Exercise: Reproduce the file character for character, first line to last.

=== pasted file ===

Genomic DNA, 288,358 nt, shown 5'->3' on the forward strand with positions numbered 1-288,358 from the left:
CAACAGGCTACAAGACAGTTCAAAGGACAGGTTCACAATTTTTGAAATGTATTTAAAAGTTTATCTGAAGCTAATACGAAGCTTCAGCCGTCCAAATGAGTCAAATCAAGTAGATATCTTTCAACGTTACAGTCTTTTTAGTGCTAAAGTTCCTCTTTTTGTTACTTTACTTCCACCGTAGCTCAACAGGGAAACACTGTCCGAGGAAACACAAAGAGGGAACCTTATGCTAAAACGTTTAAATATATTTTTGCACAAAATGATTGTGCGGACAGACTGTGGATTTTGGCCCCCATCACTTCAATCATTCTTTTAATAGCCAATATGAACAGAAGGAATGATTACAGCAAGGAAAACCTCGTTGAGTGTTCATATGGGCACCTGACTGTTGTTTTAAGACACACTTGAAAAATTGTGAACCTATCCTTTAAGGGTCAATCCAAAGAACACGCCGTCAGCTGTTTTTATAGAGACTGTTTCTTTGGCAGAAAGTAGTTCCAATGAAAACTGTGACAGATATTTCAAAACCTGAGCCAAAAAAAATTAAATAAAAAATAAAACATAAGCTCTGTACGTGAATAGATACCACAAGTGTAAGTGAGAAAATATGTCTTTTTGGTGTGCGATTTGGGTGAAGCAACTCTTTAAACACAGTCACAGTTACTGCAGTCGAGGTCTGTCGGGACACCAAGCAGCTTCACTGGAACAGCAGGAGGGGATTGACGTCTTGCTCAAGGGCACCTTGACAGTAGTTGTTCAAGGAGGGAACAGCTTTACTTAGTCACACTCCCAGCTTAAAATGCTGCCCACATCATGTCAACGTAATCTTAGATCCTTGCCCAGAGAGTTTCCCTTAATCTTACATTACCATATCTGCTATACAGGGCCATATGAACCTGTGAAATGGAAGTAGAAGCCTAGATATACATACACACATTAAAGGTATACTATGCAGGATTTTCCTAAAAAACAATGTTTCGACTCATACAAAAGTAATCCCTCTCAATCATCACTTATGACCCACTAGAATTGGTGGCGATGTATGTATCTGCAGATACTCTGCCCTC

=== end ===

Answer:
Genomic DNA, 288,358 nt, shown 5'->3' on the forward strand with positions numbered 1-288,358 from the left:
CAACAGGCTACAAGACAGTTCAAAGGACAGGTTCACAATTTTTGAAATGTATTTAAAAGTTTATCTGAAGCTAATACGAAGCTTCAGCCGTCCAAATGAGTCAAATCAAGTAGATATCTTTCAACGTTACAGTCTTTTTAGTGCTAAAGTTCCTCTTTTTGTTACTTTACTTCCACCGTAGCTCAACAGGGAAACACTGTCCGAGGAAACACAAAGAGGGAACCTTATGCTAAAACGTTTAAATATATTTTTGCACAAAATGATTGTGCGGACAGACTGTGGATTTTGGCCCCCATCACTTCAATCATTCTTTTAATAGCCAATATGAACAGAAGGAATGATTACAGCAAGGAAAACCTCGTTGAGTGTTCATATGGGCACCTGACTGTTGTTTTAAGACACACTTGAAAAATTGTGAACCTATCCTTTAAGGGTCAATCCAAAGAACACGCCGTCAGCTGTTTTTATAGAGACTGTTTCTTTGGCAGAAAGTAGTTCCAATGAAAACTGTGACAGATATTTCAAAACCTGAGCCAAAAAAAATTAAATAAAAAATAAAACATAAGCTCTGTACGTGAATAGATACCACAAGTGTAAGTGAGAAAATATGTCTTTTTGGTGTGCGATTTGGGTGAAGCAACTCTTTAAACACAGTCACAGTTACTGCAGTCGAGGTCTGTCGGGACACCAAGCAGCTTCACTGGAACAGCAGGAGGGGATTGACGTCTTGCTCAAGGGCACCTTGACAGTAGTTGTTCAAGGAGGGAACAGCTTTACTTAGTCACACTCCCAGCTTAAAATGCTGCCCACATCATGTCAACGTAATCTTAGATCCTTGCCCAGAGAGTTTCCCTTAATCTTACATTACCATATCTGCTATACAGGGCCATATGAACCTGTGAAATGGAAGTAGAAGCCTAGATATACATACACACATTAAAGGTATACTATGCAGGATTTTCCTAAAAAACAATGTTTCGACTCATACAAAAGTAATCCCTCTCAATCATCACTTATGACCCACTAGAATTGGTGGCGATGTATGTATCTGCAGATACTCTGCCCTC